Ensuring affordable, reliable, sustainable and modern energy for everyone is the key to phasing out coal and limiting temperature rises as well as achieving Sustainable Development Goal 7. SDG target 7.2 is defined as a substantial increase in the share of renewable energy in total final energy consumption (TFEC). The use of renewable energies increased rapidly during the last decade, especially energy used for generating electricity, largely due to the expansion of wind and solar technologies. With the rise in energy demands, the share of renewable energy in TFEC stays only 17 % despite the increase in its use.

As a result, the question that arises is: How can governments ensure sustainable and affordable modern energy for the most vulnerable communities?

Impact of climate change on the society and biodiversity

Climate change with time has been overboarding its impact on societies. Increased emissions of carbon in the atmosphere are affecting the way societies function. Therefore the world has come to a completely new phenomenon, and those are climate migrants. In particular, developing countries are more likely to have an increased number of climate migrants. Droughts in rural areas are forcing people that before were supporting families with agriculture, to move to the cities where life expenses are much higher.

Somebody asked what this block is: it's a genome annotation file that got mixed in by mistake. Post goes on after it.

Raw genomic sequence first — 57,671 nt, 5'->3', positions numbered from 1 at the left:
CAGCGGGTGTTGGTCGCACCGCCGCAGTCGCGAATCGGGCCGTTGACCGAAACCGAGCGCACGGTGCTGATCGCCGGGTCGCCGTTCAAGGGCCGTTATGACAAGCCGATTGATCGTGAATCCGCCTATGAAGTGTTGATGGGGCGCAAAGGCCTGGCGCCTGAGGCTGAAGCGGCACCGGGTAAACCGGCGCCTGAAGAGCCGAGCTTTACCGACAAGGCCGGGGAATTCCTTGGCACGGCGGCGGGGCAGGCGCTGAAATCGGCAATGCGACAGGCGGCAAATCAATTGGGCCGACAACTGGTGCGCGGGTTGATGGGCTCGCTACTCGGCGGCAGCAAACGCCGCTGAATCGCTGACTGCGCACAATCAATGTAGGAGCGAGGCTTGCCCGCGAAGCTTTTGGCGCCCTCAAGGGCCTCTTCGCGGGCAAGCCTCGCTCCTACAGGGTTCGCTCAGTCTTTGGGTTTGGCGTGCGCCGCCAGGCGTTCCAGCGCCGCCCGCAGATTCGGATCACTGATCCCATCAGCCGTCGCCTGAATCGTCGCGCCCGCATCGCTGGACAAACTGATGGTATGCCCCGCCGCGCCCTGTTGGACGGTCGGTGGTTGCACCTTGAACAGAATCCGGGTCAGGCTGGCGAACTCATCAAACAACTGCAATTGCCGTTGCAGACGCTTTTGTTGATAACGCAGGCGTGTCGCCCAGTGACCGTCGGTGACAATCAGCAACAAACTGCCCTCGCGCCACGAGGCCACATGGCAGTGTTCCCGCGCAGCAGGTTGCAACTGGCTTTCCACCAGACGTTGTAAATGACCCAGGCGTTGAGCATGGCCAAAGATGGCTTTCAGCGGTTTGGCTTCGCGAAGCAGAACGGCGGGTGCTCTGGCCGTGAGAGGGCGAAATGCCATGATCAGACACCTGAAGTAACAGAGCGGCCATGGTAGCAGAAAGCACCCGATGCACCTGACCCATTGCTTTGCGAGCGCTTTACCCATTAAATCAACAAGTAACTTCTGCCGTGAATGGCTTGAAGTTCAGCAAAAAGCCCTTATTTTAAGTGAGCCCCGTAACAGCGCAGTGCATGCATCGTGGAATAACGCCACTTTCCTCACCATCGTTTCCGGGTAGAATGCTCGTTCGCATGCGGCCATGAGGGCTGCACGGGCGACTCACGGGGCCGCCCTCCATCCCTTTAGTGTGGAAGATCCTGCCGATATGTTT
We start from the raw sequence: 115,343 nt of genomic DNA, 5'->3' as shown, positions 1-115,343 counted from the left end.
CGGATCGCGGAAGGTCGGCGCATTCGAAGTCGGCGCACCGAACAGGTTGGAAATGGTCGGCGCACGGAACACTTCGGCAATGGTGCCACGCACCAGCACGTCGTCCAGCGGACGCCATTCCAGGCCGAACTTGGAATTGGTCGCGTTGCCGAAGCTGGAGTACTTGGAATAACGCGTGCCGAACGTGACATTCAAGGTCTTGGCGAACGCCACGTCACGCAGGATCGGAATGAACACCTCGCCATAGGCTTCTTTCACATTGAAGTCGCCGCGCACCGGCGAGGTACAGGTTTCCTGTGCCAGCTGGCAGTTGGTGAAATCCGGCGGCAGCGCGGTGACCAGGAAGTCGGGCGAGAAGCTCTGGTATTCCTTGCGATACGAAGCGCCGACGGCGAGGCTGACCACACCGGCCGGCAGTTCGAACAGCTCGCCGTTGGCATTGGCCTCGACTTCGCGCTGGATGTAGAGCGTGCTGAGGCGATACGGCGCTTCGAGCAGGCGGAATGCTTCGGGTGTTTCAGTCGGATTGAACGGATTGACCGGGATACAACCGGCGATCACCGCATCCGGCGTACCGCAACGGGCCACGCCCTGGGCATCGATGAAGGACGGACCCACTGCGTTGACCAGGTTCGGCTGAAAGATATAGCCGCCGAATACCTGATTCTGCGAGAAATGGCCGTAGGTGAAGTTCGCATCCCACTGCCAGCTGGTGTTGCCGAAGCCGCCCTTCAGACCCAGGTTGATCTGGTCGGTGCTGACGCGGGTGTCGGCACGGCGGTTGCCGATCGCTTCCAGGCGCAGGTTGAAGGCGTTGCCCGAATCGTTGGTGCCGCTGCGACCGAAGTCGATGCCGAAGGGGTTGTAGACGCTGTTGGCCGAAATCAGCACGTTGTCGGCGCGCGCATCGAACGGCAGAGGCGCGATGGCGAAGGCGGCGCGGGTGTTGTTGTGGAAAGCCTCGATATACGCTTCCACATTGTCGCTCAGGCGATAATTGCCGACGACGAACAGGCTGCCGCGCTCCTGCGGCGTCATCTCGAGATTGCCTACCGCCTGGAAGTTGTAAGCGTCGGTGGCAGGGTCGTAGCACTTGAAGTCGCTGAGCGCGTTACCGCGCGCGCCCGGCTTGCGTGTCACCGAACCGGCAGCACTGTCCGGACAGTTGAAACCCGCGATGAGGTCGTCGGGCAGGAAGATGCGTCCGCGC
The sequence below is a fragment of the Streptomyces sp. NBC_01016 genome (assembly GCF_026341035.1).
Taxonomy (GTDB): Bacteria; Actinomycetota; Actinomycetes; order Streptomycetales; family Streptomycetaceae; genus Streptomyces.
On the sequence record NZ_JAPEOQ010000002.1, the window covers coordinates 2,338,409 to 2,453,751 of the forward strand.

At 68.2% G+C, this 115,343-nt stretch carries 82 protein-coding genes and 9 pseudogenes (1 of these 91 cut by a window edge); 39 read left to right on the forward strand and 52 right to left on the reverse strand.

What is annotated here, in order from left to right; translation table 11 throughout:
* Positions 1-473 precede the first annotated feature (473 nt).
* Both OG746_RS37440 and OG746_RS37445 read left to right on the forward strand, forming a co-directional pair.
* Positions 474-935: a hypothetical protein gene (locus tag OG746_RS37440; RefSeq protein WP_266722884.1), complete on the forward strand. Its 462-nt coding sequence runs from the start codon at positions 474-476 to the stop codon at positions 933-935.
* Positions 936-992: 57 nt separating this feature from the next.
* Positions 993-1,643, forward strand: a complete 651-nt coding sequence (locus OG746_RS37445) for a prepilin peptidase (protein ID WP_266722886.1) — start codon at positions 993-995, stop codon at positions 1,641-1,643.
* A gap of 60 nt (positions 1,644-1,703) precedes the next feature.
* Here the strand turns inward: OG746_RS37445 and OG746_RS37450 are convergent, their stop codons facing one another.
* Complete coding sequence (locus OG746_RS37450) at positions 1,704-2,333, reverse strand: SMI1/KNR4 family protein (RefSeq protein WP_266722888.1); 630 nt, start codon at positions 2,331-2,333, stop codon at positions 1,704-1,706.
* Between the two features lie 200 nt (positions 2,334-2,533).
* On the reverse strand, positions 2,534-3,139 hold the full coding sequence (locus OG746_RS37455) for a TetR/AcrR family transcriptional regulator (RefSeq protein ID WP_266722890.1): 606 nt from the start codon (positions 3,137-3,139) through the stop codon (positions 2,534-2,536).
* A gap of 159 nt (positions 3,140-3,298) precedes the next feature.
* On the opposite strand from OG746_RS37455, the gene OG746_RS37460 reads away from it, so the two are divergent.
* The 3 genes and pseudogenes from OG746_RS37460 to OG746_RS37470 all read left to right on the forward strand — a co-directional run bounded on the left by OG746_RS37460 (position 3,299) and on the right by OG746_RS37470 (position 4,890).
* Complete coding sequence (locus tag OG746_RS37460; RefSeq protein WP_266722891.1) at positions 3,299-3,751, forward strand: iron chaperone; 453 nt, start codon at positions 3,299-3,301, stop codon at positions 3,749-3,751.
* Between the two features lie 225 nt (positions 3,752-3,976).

Firstly, all human activity is ultimately reliant on natural resources, such as air filtration, carbon storage, but most importantly production of food. Loss of biodiversity would cause many ecosystems to crash and no longer be able to deliver above-mentioned benefits needed for humankind. While Earth's biodiversity is so rich that many species have yet to be discovered, many species are being threatened with extinction due to human activities, putting Earth’s biodiversity at risk. As we all know biodiversity is the biological variety and variability of life on Earth.

Why is biodiversity important to us? Biodiversity underpins the provision of food, fibre and water; it mitigates and provides resilience to climate change; it supports human health, and provides jobs in agriculture, fisheries, forestry and many other sectors. An area with good biodiversity will have many different forms of life, but it is very much threatened. There are five main threats to biodiversity, according to scientists. Main threats are: change in land and water use, overexploitation, climate change, pollution and invasive species.